Watch any mountain master and you will see a seeming contradiction. They move slowly with everything they do, yet they seem to get up and down the mountain quickly and efficiently.
Many years ago, my friend Joe and I, as 20-something year old males, found ourselves on the slopes of Denali climbing up from 14,000 feet to high camp at 17,000 feet. We rushed, setting a pace that we might use on an approach to an ice climb in our home range, the Canadian Rockies. In our hurry we found that we had to stop often to catch our breath in the rarified air. Each time we stopped a group of older European climbers slowly and smoothly glided past us. At the end of the day they reached camp first, and had a cup of tea to offer up when we arrived. This is an old story from all of our childhoods about two animals.
“Slow is smooth” ultimately comes into its own in highly technical, multi-day rock climbing. Rope systems can easily get into a cluster when one goes too fast. Moving slowly but steadily with the systems allows one to clearly see the next step needed, and the systems can be built to accommodate. Simply unflaking a rope one coil at a time may seem slow but it is efficient. Often, those climbers new to rope handling will impatiently drop the coils on the ground which always ends in a mess that takes a long time to sort out. Rope handling masters manipulate one loop at a time with an ease that is artful and ultimately efficient.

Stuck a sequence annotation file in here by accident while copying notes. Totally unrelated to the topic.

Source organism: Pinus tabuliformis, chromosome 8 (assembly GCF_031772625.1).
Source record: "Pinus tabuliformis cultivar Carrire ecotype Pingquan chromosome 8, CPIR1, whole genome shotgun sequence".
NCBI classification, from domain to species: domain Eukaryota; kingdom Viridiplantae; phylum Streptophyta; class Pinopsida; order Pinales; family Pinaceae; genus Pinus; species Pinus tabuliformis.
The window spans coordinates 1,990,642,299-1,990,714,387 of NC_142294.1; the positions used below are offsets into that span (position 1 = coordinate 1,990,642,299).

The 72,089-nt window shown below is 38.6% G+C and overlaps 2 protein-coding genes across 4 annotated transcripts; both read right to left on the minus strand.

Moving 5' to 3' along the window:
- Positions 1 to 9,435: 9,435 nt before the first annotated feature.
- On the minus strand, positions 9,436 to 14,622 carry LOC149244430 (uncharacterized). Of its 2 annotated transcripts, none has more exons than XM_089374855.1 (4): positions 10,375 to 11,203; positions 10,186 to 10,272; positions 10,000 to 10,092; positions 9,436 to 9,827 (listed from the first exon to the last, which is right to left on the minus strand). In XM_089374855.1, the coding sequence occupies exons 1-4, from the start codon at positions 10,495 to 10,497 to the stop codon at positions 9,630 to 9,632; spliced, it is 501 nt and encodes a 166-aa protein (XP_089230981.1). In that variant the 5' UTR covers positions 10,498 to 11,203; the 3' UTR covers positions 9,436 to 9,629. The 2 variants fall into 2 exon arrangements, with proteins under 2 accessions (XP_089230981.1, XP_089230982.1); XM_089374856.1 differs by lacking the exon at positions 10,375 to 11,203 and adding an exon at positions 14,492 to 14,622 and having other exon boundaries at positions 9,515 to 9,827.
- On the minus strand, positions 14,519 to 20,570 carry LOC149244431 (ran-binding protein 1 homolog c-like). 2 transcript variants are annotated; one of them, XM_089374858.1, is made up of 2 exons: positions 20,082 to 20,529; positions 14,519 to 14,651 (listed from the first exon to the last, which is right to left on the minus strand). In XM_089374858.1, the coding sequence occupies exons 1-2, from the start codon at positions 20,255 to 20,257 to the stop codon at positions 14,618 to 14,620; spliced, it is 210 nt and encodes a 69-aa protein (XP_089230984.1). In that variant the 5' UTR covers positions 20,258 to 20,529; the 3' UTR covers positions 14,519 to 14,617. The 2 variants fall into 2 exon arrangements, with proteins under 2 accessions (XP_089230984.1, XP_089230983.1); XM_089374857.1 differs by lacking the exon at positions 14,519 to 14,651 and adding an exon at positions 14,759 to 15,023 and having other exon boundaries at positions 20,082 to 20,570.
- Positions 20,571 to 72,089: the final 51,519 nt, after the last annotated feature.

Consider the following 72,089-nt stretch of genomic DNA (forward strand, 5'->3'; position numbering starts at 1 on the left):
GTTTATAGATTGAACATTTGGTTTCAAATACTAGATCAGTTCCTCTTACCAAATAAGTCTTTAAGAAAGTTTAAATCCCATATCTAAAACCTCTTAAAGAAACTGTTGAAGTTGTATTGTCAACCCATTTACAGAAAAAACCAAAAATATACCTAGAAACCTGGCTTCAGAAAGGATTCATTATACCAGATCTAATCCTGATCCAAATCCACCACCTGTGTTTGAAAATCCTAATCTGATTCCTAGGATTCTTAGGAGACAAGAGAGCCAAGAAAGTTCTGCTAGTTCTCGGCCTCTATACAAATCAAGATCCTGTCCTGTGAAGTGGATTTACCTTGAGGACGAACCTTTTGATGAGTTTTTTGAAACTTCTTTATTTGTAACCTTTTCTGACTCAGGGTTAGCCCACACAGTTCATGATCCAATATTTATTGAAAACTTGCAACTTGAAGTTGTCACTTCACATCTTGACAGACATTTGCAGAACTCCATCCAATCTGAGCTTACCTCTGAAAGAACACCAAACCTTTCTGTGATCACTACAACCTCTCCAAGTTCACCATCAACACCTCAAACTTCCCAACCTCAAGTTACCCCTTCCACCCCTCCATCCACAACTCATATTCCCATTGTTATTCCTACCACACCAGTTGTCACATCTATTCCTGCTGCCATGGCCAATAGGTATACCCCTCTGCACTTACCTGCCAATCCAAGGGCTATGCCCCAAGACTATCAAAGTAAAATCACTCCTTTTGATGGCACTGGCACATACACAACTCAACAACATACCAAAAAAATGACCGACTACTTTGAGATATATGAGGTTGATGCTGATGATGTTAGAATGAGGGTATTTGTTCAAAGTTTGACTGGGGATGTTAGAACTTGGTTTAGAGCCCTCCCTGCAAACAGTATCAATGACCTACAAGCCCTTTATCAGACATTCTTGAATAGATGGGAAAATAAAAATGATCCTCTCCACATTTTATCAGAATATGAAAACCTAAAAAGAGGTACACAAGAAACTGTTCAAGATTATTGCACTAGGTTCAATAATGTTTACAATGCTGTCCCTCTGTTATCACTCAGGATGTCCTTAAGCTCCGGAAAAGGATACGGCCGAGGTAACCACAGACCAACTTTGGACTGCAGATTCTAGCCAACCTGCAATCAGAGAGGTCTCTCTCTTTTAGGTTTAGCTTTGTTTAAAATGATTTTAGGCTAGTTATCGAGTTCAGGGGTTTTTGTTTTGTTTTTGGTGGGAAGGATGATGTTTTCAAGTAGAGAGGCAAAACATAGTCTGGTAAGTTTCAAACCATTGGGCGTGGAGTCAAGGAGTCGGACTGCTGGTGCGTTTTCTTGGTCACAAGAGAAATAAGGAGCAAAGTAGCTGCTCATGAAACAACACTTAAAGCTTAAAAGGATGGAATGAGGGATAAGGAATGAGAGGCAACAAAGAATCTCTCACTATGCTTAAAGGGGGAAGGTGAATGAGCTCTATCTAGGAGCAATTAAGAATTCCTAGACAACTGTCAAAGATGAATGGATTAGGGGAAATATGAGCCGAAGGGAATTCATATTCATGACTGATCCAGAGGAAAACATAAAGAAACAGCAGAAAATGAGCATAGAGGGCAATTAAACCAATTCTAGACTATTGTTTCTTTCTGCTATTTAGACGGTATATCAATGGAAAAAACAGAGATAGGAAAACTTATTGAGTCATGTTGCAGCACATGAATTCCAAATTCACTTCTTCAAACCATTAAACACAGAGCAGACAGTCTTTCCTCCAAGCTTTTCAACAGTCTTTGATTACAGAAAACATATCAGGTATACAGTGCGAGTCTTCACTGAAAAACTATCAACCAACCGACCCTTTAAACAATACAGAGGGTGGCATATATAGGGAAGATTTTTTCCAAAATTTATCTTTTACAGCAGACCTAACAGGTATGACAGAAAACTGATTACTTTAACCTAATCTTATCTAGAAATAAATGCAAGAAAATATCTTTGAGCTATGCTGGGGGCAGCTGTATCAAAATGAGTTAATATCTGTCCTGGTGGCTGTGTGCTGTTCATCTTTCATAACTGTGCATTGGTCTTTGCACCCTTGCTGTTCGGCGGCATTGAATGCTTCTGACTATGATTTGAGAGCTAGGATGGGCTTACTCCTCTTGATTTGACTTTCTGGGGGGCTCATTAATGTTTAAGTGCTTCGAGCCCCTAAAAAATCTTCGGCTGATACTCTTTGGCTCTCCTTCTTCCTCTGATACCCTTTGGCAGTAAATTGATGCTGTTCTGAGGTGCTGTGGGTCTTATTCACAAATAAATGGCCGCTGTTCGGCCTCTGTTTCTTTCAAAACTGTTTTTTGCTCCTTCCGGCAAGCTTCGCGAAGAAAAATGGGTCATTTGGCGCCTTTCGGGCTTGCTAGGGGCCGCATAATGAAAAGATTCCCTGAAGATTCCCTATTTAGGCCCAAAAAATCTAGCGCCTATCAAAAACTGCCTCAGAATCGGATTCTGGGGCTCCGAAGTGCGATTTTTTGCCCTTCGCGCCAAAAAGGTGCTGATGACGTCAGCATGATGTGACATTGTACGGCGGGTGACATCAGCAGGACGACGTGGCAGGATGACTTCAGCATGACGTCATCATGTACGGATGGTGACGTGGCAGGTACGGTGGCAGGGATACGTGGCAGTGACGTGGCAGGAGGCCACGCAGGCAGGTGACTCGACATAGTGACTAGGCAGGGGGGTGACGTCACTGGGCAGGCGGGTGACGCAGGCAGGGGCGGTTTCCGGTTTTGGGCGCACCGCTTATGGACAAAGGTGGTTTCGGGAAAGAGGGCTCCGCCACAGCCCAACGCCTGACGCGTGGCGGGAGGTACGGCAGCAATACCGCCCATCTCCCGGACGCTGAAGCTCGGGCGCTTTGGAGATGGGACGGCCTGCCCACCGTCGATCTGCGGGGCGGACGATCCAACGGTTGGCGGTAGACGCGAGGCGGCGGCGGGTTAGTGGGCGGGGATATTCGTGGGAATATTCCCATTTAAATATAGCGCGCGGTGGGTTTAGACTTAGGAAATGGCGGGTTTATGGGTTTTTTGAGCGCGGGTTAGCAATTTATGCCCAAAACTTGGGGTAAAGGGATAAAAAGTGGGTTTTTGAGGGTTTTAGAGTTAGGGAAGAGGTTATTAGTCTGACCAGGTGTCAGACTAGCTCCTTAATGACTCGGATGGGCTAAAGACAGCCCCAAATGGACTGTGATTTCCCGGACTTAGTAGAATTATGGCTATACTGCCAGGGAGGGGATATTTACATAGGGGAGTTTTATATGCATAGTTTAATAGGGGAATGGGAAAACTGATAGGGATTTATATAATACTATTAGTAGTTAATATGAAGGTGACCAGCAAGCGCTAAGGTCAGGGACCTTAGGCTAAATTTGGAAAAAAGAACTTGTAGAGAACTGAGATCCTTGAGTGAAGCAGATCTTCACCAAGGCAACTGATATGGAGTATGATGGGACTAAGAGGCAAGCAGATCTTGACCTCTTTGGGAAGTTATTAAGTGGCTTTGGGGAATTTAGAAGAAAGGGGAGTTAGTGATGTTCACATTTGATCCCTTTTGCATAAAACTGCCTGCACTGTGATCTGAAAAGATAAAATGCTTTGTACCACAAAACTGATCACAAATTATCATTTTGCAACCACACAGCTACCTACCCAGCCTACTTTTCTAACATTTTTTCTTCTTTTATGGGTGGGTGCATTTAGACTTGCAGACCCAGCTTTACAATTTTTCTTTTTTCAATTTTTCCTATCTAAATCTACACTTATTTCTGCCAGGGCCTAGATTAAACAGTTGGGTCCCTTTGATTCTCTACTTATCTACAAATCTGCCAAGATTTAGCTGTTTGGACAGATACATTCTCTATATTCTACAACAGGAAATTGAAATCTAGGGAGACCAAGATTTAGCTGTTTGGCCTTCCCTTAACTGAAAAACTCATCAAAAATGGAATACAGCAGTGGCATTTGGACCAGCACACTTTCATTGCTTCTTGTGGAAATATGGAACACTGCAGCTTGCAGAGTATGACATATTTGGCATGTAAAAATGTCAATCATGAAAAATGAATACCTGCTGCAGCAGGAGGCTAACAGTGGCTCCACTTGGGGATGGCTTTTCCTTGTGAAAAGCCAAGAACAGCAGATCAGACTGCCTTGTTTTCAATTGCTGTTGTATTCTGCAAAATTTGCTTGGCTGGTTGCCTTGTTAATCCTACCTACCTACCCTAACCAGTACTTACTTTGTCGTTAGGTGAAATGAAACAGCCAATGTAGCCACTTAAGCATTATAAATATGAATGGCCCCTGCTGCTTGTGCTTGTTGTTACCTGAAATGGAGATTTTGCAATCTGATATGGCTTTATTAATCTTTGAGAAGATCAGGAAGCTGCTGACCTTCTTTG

Recently, I drove up to Bow Summit in the Canadian Rockies the night before a scheduled ski traverse of the Wapta Icefield. I stood outside of my car and listened to the mountains. There were no obvious signs of avalanches but there was a whole host of new snow. The mountains were not inviting me on this trip. I rescheduled, which was hard—really hard. That week, the Rockies went through an historic avalanche cycle. I don't have special powers of prediction, but I am learning to simply stop and listen. We all have this tool at our fingertips. It is simply about slowing down and sinking into the real situation to hear what it has to say. When we do, we have access to a wisdom that is there waiting to inform.
The value in learning these lessons is intrinsic to climbing and mountaineering. However, their application has incredible power and value in business or day-to-day life. We both see and hear more when we go slowly. Any leader worth their salt steps outside of the buzz of the hive to sense what is needed. Steve Jobs used to go for long walks up at The Dish at Stanford University. The time and space was always informative for him.
Great leaders go slowly so they can see what is coming; then they take decisive action.